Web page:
In the course of launching the first Michelin guide for Japan, Jean-Luc Naret, the former Director of MICHELIN guides, has recognized the defining characteristics of Japan’s food scene: national passion for foods, the sheer number of restaurants and their diversity, and the quality of the chefs.
The Japanese perhaps are the world’s best connoisseur of food exhibiting great curiosity about gastronomy.
Dozens of magazines and about half of all prime-time television in Japan is in some way related to food and eating. Many shows exist simply to keep viewers updated on the staggering number of new restaurants opening in major cities every week.
“Japanese cuisine is dynamic, diverse, rich and interesting," Naret said.
For Japanese people, cuisine is not a mere feeding activity but the composite enjoyment including; dining out and cooking for themselves, family members, or friends.
At the same time, it’s a composite art encompassing; its ingredients and cooking techniques, tableware and furnishings, arranging the foods on dishes of various colors, its architecture, and the spirituality and aesthetic sense epitomized by the art of flower arrangement and the tea ceremony.
A facet of this enthusiasm is seen the sheer number and diversity of restaurants in Japan.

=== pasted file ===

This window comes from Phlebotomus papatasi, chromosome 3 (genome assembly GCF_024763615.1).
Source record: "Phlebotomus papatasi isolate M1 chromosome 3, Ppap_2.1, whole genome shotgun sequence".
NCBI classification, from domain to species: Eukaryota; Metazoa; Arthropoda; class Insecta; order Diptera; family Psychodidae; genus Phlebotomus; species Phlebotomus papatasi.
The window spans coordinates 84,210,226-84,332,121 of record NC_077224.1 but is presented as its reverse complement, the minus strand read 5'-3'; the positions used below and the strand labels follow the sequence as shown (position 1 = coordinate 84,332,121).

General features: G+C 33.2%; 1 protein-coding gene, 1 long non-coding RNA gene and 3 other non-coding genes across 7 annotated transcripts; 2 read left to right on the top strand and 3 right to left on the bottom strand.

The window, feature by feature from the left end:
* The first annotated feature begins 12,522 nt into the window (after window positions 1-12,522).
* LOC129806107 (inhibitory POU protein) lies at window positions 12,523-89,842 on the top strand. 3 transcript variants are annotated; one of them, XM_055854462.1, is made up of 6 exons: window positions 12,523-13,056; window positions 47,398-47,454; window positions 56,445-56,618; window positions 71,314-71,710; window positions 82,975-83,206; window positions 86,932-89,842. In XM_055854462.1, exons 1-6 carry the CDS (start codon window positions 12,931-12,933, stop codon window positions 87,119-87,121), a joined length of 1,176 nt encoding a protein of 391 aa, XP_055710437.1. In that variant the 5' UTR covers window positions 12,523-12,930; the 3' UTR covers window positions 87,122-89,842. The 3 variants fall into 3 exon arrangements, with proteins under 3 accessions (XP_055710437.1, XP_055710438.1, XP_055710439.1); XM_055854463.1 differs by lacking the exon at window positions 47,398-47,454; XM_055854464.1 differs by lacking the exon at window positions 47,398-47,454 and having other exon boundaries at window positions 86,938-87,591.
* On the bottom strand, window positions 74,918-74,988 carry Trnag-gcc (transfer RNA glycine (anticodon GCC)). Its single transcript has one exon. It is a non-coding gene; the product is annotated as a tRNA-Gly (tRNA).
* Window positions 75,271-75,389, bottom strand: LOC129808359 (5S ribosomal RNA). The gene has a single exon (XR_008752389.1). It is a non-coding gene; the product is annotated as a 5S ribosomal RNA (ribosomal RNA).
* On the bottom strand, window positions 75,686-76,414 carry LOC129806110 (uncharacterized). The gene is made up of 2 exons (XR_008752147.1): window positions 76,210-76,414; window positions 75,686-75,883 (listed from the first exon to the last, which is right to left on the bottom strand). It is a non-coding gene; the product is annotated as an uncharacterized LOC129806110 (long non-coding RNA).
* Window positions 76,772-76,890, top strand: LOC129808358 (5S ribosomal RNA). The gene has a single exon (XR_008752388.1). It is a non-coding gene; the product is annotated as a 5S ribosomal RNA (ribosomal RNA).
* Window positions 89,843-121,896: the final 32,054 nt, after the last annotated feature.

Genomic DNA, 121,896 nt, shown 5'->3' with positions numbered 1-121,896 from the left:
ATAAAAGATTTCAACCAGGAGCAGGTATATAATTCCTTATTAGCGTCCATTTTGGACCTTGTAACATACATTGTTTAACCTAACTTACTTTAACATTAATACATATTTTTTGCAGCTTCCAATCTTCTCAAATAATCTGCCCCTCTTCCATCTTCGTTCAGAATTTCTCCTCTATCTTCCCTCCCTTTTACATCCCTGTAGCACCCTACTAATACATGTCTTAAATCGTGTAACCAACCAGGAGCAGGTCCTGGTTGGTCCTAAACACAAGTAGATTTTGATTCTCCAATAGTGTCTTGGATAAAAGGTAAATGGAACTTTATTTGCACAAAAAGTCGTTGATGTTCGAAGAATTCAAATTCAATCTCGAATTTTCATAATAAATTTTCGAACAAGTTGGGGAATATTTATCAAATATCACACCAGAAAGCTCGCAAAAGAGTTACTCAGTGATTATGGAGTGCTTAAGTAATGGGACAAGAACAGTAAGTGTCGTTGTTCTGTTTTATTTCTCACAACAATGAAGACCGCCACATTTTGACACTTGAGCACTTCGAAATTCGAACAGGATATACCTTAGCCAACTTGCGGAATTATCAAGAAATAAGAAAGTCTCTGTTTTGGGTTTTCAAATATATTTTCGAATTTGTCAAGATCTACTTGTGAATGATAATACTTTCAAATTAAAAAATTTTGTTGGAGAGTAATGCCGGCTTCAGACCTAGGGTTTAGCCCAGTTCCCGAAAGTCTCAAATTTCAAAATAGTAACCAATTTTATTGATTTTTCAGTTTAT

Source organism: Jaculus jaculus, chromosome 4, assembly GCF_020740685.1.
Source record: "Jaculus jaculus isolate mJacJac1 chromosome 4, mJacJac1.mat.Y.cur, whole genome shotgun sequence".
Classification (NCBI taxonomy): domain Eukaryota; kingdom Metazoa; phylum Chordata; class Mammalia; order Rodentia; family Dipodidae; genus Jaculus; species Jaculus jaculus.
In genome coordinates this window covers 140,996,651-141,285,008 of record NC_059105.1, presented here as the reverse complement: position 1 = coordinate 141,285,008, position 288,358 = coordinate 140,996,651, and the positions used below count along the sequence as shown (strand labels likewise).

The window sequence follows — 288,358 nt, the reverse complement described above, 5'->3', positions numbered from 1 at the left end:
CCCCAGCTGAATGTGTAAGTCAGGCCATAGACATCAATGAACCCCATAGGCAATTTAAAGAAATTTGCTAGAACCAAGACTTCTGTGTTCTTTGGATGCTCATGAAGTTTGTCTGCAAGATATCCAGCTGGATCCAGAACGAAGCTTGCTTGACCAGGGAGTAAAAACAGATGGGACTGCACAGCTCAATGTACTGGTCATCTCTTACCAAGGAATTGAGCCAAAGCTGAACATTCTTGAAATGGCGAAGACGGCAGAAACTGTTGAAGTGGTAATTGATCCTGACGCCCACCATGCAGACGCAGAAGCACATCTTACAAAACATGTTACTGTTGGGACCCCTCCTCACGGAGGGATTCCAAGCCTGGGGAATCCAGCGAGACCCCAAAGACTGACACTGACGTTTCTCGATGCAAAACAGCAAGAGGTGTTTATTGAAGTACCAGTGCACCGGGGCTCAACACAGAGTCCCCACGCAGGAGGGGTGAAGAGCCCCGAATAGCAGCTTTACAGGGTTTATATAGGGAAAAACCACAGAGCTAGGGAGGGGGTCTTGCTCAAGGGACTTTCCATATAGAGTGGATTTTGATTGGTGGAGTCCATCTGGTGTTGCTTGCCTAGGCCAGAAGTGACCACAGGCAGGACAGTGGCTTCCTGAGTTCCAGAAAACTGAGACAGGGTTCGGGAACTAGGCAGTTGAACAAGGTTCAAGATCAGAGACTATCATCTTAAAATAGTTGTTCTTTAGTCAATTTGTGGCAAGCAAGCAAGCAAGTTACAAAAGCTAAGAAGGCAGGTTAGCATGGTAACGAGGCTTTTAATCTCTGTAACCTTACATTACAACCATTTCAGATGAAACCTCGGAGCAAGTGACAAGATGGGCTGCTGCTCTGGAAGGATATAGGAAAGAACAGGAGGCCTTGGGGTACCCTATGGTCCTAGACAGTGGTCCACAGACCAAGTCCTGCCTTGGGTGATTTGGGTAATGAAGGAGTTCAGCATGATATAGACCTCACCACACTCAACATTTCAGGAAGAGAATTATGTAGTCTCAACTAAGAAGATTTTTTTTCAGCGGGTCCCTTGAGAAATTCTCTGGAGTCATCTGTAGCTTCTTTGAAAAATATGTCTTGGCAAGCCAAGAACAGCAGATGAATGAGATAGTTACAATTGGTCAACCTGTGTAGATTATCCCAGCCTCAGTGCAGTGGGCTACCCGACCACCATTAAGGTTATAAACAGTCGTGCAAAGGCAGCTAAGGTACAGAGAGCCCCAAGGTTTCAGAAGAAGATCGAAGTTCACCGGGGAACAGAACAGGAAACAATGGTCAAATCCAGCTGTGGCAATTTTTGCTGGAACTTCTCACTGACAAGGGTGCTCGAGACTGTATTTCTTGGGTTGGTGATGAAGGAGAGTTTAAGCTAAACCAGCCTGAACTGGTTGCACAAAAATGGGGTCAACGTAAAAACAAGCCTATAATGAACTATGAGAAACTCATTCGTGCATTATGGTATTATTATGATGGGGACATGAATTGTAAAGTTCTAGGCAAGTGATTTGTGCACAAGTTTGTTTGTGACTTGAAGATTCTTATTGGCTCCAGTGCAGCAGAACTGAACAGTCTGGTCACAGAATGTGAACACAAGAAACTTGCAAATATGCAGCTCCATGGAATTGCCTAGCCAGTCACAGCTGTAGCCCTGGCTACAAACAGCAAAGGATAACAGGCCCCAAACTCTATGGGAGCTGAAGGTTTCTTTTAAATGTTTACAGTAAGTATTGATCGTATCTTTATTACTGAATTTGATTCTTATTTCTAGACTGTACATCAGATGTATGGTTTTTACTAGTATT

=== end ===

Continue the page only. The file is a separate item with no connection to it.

Japan has a unique food culture: various good fresh ingredients of sea and mountains, seasonings that adds to the dishes’ tastiness, Japanese sense of taste represented by umami and intense curiosity about savoring variety of foods.
Tokyo is a rare city you can try various kinds of cuisine from all over the world. The diversity is not only found in their origins but also can be seen in menu or in atmosphere - store size and facilities.
Japanese have never been conservative about trying unforeknown foods or ingredients but incorporated imported food from across the world, and have historically adapted many to make them their own.
Fine eating is something of a national obsession and the preparation of the perfect dish is seen as a natural extension of the national spirit of monozukuri ― the "making of things".
One of the major attractions of traveling throughout Japan is trying different local cuisines in every town you visit.